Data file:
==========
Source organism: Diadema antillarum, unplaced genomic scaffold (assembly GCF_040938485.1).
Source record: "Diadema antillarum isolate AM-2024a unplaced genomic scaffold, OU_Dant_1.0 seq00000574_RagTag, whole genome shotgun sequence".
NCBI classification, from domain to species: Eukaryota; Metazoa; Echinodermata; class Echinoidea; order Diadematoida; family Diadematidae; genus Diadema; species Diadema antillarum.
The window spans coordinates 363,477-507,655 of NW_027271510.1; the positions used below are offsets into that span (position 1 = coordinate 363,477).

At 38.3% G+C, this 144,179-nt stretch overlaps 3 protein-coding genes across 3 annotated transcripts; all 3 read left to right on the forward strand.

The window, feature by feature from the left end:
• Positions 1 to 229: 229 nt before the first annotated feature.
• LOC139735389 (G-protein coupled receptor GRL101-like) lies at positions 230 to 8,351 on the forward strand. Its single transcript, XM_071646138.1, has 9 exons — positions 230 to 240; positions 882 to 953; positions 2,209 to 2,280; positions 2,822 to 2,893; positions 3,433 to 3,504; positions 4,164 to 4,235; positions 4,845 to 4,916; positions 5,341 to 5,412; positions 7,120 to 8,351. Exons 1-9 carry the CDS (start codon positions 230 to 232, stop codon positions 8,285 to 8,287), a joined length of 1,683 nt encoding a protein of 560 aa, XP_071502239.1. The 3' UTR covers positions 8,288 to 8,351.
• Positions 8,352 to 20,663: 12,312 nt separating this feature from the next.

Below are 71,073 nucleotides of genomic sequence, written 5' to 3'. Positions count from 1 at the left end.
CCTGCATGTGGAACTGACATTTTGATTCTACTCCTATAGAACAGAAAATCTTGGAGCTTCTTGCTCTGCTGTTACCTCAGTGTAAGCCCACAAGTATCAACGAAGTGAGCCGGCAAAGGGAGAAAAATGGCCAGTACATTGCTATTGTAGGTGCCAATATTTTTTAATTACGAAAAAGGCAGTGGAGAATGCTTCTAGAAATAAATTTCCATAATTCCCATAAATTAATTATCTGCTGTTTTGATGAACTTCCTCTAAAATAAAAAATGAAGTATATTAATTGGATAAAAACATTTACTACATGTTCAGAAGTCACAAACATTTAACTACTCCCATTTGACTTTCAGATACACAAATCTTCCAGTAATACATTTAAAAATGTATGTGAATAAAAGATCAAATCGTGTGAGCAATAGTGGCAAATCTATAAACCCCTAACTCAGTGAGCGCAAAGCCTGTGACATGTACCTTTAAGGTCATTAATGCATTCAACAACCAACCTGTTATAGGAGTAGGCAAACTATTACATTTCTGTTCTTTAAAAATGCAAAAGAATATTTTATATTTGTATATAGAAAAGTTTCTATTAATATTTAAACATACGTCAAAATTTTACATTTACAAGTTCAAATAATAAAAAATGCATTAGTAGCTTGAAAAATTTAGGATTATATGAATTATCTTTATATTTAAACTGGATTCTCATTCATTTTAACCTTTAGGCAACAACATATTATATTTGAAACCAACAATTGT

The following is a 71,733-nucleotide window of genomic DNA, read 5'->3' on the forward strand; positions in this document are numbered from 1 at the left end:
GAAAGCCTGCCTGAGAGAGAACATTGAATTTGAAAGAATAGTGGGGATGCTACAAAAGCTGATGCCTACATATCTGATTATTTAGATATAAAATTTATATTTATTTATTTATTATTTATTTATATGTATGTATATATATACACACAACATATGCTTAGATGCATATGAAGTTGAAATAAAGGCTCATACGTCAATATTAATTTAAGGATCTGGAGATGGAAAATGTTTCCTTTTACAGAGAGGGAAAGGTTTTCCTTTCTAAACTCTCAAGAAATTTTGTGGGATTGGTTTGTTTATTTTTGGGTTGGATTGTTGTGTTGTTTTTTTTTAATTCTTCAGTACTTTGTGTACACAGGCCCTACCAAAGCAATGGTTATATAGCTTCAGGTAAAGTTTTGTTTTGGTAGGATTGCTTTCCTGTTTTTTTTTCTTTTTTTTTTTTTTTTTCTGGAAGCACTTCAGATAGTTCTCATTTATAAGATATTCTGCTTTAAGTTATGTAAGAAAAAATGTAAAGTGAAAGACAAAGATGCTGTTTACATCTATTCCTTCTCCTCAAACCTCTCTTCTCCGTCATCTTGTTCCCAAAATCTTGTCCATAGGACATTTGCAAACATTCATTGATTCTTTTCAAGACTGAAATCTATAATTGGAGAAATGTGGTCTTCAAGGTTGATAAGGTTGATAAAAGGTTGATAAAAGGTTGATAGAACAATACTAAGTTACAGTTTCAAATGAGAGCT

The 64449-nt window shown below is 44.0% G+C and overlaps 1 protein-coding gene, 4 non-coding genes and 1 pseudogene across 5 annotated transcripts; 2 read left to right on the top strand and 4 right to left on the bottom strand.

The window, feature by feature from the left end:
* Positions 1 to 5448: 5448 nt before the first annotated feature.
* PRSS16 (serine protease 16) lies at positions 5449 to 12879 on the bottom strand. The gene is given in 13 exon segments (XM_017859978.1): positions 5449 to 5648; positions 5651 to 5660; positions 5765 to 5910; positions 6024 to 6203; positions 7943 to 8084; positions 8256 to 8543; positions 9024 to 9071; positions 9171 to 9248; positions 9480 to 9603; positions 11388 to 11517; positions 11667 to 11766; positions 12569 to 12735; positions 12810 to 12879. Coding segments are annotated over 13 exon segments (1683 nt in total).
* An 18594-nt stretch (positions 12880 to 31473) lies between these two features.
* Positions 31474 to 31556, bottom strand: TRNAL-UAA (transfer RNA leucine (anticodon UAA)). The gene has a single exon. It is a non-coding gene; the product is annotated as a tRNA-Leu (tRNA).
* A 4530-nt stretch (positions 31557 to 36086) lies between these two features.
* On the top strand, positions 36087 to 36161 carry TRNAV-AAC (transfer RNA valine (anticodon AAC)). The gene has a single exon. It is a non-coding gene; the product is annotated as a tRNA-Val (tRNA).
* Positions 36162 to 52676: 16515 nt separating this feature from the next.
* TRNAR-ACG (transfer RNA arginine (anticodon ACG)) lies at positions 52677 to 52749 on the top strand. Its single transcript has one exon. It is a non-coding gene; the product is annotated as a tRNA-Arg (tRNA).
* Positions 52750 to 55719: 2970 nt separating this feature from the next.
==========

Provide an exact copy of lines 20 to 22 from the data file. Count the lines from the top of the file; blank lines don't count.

* A 4530-nt stretch (positions 31557 to 36086) lies between these two features.
* On the top strand, positions 36087 to 36161 carry TRNAV-AAC (transfer RNA valine (anticodon AAC)). The gene has a single exon. It is a non-coding gene; the product is annotated as a tRNA-Val (tRNA).
* Positions 36162 to 52676: 16515 nt separating this feature from the next.